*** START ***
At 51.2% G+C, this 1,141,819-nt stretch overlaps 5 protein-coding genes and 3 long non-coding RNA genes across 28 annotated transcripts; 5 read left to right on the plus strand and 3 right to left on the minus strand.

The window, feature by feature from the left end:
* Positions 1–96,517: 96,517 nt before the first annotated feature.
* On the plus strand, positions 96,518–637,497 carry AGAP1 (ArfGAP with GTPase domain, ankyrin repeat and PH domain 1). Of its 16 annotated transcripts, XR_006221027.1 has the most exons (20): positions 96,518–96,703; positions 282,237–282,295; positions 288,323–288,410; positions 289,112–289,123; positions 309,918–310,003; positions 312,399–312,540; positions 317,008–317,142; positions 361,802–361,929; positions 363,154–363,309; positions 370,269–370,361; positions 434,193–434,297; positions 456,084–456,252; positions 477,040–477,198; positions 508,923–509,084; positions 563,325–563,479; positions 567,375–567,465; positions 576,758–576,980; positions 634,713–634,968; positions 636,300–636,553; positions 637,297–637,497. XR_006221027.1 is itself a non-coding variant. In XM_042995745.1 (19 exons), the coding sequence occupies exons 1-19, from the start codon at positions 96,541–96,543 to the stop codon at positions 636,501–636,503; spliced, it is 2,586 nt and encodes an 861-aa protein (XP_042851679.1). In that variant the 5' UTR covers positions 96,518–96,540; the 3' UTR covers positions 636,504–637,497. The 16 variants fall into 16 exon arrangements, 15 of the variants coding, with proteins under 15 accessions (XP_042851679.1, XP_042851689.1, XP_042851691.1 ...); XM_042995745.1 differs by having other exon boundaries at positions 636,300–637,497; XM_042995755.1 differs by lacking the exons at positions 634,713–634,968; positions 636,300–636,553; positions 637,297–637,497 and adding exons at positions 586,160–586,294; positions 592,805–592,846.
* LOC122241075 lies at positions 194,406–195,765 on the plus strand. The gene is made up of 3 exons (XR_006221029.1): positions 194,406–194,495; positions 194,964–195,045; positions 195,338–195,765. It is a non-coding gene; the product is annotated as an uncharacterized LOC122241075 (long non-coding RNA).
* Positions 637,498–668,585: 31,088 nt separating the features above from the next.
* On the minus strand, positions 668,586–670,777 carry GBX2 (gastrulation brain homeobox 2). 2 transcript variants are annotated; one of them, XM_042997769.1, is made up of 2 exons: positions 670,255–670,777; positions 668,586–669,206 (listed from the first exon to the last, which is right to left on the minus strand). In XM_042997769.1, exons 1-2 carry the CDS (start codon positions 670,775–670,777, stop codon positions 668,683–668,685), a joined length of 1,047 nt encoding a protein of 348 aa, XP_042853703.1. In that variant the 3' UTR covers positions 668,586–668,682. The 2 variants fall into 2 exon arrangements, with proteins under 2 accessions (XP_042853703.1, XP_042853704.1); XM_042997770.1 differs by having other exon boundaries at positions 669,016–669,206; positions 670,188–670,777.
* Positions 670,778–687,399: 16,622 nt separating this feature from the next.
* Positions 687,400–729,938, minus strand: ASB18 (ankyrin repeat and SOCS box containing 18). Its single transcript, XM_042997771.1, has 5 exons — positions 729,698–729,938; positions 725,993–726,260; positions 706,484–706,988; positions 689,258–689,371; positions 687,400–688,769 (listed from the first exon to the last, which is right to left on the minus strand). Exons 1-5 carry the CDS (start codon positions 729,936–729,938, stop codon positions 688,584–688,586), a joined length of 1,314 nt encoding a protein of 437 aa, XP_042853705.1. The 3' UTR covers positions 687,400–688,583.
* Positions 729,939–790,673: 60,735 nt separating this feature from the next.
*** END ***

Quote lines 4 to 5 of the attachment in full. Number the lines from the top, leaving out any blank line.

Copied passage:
* On the plus strand, positions 96,518–637,497 carry AGAP1 (ArfGAP with GTPase domain, ankyrin repeat and PH domain 1). Of its 16 annotated transcripts, XR_006221027.1 has the most exons (20): positions 96,518–96,703; positions 282,237–282,295; positions 288,323–288,410; positions 289,112–289,123; positions 309,918–310,003; positions 312,399–312,540; positions 317,008–317,142; positions 361,802–361,929; positions 363,154–363,309; positions 370,269–370,361; positions 434,193–434,297; positions 456,084–456,252; positions 477,040–477,198; positions 508,923–509,084; positions 563,325–563,479; positions 567,375–567,465; positions 576,758–576,980; positions 634,713–634,968; positions 636,300–636,553; positions 637,297–637,497. XR_006221027.1 is itself a non-coding variant. In XM_042995745.1 (19 exons), the coding sequence occupies exons 1-19, from the start codon at positions 96,541–96,543 to the stop codon at positions 636,501–636,503; spliced, it is 2,586 nt and encodes an 861-aa protein (XP_042851679.1). In that variant the 5' UTR covers positions 96,518–96,540; the 3' UTR covers positions 636,504–637,497. The 16 variants fall into 16 exon arrangements, 15 of the variants coding, with proteins under 15 accessions (XP_042851679.1, XP_042851689.1, XP_042851691.1 ...); XM_042995745.1 differs by having other exon boundaries at positions 636,300–637,497; XM_042995755.1 differs by lacking the exons at positions 634,713–634,968; positions 636,300–636,553; positions 637,297–637,497 and adding exons at positions 586,160–586,294; positions 592,805–592,846.
* LOC122241075 lies at positions 194,406–195,765 on the plus strand. The gene is made up of 3 exons (XR_006221029.1): positions 194,406–194,495; positions 194,964–195,045; positions 195,338–195,765. It is a non-coding gene; the product is annotated as an uncharacterized LOC122241075 (long non-coding RNA).